Directed by Kasra Farahani, “The Good Neighbor” is a timely picture, but this trait is exactly the reason why I believe we deserve much better. It would be interesting to see a different interpretation of this picture after having gone a few more rewrites in addition to having another director who embraces the dark corners of humanity, especially from the mindset of teenagers today, born and raised in the culture of social media, who believe they have the right to mistreat others because it seems fun or because it is “just a prank.”
Take Me to the River (2015)
★★★★ / ★★★★
At least once we have all been in a situation where we realize suddenly that we are in the middle of something that can go very wrong at any second. Feelings of anxiety and dread soon follow. They attempt to overwhelm the body, but the mind insists to run as far away—and as quickly—as possible. “Take Me to the River,” written and directed by Matt Sobel, perfectly captures this quandary. Although it is a drama in its core, the film stands strong alongside the best suspense pictures of any year.
The plot is deceptively simple but effective. A family of three from California drive to Nebraska for a family reunion. Their conversation in the car point to a possible source of conflict between city and country; Ryder (Logan Miller) is gay and he wishes to make minimal effort in hiding who he is around his relatives despite his parents (Robin Weigert, Richard Schiff) imploring him to consider otherwise. The expectation of the seventeen-year-old receiving condemnation for his sexuality is a constant source of tension. This piece supports that movies containing a similar plot are not only consistently not fresh, when faced with it we have been conditioned to go on autopilot.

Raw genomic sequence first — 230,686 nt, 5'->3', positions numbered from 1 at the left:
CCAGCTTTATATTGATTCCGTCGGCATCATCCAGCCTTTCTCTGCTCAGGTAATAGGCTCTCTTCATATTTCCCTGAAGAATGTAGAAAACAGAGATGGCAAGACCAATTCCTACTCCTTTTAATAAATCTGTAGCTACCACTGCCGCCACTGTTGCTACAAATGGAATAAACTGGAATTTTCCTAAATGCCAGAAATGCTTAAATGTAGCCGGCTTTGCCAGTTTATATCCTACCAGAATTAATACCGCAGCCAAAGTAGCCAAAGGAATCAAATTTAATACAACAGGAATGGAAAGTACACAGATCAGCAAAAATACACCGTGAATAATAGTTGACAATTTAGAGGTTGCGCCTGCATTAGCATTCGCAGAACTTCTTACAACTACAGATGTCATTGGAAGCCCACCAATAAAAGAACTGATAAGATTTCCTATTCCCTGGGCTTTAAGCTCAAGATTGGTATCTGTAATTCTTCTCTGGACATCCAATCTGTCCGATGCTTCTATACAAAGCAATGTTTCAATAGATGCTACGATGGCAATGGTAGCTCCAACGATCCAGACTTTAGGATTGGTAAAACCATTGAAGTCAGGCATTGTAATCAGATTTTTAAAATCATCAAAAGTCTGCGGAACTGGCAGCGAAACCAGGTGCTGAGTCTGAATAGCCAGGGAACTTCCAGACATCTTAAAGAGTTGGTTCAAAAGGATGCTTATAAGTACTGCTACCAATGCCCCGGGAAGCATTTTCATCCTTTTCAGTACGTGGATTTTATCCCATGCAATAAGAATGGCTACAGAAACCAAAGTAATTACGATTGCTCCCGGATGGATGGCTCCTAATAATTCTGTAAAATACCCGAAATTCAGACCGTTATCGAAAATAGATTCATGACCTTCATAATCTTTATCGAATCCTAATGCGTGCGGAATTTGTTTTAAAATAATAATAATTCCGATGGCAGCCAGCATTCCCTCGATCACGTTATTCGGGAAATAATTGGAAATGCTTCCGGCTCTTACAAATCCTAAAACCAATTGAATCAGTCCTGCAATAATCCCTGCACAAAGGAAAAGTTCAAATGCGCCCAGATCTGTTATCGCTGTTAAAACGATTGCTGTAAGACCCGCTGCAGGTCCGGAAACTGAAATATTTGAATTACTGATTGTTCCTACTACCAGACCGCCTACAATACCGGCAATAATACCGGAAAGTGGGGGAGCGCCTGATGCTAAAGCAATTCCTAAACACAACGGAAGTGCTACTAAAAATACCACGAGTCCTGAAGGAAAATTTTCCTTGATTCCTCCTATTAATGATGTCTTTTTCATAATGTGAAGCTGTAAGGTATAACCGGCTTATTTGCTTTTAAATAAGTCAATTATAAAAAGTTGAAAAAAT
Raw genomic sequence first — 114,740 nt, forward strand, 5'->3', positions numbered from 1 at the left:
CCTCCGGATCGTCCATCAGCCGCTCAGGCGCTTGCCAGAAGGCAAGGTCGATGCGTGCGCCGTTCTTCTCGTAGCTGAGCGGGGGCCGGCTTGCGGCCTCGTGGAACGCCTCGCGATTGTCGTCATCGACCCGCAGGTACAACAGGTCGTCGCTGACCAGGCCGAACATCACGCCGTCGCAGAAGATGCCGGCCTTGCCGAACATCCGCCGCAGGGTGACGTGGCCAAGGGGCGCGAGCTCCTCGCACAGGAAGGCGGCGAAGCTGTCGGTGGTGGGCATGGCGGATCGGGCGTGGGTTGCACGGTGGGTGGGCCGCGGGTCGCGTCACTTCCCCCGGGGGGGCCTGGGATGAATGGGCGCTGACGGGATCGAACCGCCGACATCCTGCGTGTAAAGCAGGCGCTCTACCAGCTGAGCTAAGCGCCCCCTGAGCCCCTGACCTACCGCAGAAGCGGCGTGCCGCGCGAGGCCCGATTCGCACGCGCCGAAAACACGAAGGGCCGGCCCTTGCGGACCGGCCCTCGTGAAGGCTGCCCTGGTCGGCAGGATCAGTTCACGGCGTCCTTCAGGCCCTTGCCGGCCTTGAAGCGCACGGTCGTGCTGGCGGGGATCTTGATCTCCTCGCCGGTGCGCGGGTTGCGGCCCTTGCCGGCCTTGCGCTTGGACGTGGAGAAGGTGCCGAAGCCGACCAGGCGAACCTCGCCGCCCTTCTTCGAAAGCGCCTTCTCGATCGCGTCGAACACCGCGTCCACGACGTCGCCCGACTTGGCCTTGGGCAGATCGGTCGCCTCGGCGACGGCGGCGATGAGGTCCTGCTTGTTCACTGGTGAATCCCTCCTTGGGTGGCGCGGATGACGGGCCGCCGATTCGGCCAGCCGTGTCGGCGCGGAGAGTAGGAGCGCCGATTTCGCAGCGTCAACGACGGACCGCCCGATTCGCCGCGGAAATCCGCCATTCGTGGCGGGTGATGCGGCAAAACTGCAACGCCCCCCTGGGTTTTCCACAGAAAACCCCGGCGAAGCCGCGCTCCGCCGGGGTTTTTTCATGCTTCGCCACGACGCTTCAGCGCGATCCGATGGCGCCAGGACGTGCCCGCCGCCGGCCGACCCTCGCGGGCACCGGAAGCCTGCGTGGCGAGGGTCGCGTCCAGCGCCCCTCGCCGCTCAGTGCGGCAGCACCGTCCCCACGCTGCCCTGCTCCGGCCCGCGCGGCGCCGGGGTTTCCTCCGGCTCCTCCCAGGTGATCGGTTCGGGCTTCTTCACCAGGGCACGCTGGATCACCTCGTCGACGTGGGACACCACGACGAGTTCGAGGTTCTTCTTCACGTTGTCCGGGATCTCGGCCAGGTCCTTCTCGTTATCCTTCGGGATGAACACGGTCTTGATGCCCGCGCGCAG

Here is a film that upends expectations. We believe it is about one thing but maybe it is about another, or even several things altogether. To cast a relative unknown like Miller is a great decision because many of us are not yet familiar with how the performer conveys his character’s thoughts and emotions. This is absolutely not the kind of role for someone who is exceedingly good-looking or extremely quirky. It is for someone who looks sort of ordinary but one who nonetheless commands a high level of control: convey subtlety but not so subtle that the protagonist ends up boring or one-dimensional.
Certain images are downright sinister—and without context they are peaceful, alluring. For example, as Ryder is on a horse among a field of yellow flowers dancing along the wind, we suspect violence to exacted somehow. As he sleeps in an isolated barn at night, anybody can so easily sneak up on him, beat him, kill him. Even a quiet river poses a threat. We look at the trees, shrubs, and shadowy areas nearby. Is anybody hiding there?
Sobel creates a magnetic rhythm that keeps us off-balance for the entire duration of the picture—quite a feat because many filmmakers do not even bother to take their time to establish or create meaningful, rich context for whatever it is they wish to communicate let alone to make sure there is music during unbearable silences.